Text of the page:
$24.99 hardcover, $14.99 paperback, $2.99 e-book
A counterfeiter finds himself embroiled in a centuries-old mystery.
Stumpp’s debut novel opens by introducing readers to young counterfeiter Damian Lancaster, an orphan working on the fringes of the San Francisco underworld. When he takes a job providing counterfeit money to a group of South Korean criminals, his greed gets the better of him. He fails to do his due diligence in researching the culprits; they turn on him; kidnap him; and they’re poised to kill him. Then he’s rescued by the least likely person imaginable: A young woman named Nathalie Jevali, who’s been starring in his dreams for his whole life, just as he’s been popping up in hers. They immediately start talking about their dreams, yet when they part ways, life seems to go back to normal for both of them. But very unusual forces are working in the background, including the machinations of a Korean gang lord and an enigmatic alchemist named Albert. The alchemist seems to believe Damian is a living key to a quest extending back centuries and revolving around the famed Lapis philosophorum, the Philosopher’s Stone. But the violence of Damian’s shady milieu seems ready to crush him before he can make sense of any of these elements. The author very intentionally pitches his series opener as a combination of the pseudo-historical skulduggery of The Da Vinci Code and the crime-world grit of an Elmore Leonard novel. Stumpp’s prose is sometimes overwritten, but Damian himself is a compelling, Hollywood-ready hero who carries the bulk of the book’s action with ease. He’s an intelligent young brooder, a skilled and unrepentant master criminal, and a philosopher on the art of counterfeiting (“People would believe in a lie if it showed them what they expected to see and it was Damian’s job to make lies ring true”). Readers will find it consistently intriguing to watch him navigate both the dangers of his own profession and the weird alternate reality described by the alchemist.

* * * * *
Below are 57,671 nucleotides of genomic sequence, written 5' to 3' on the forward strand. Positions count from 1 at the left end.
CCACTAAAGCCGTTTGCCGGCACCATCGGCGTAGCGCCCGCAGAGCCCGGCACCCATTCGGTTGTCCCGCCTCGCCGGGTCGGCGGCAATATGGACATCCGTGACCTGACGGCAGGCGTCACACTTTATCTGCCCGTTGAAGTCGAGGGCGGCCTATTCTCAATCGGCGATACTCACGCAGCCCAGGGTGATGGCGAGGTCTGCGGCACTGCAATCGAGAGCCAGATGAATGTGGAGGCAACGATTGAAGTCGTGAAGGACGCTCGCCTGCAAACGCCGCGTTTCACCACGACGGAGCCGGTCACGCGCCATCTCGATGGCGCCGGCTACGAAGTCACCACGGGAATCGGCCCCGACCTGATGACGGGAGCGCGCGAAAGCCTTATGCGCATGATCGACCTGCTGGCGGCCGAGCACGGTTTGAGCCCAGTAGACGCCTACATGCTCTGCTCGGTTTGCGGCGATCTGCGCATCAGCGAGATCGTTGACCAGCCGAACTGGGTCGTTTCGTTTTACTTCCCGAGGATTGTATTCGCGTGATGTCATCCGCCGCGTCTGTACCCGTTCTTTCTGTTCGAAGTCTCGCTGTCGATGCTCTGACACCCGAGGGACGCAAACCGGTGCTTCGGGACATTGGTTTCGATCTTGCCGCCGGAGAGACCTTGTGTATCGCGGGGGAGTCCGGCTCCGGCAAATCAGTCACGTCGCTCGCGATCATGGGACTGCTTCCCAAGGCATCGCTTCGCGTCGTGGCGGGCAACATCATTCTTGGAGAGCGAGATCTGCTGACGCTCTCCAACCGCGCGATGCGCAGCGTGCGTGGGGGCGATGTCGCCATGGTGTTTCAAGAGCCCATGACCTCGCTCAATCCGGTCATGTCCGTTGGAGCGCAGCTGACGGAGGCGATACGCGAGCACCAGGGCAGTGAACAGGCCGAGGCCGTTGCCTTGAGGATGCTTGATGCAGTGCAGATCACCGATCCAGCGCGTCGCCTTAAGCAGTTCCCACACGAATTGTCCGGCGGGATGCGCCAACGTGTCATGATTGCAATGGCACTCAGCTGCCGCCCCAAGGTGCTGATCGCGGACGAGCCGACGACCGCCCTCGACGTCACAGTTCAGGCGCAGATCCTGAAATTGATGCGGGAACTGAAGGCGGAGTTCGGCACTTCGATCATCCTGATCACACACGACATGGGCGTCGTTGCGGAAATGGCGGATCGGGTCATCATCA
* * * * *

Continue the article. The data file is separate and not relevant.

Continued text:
An imaginative crime tale with heavy supernatural overtones.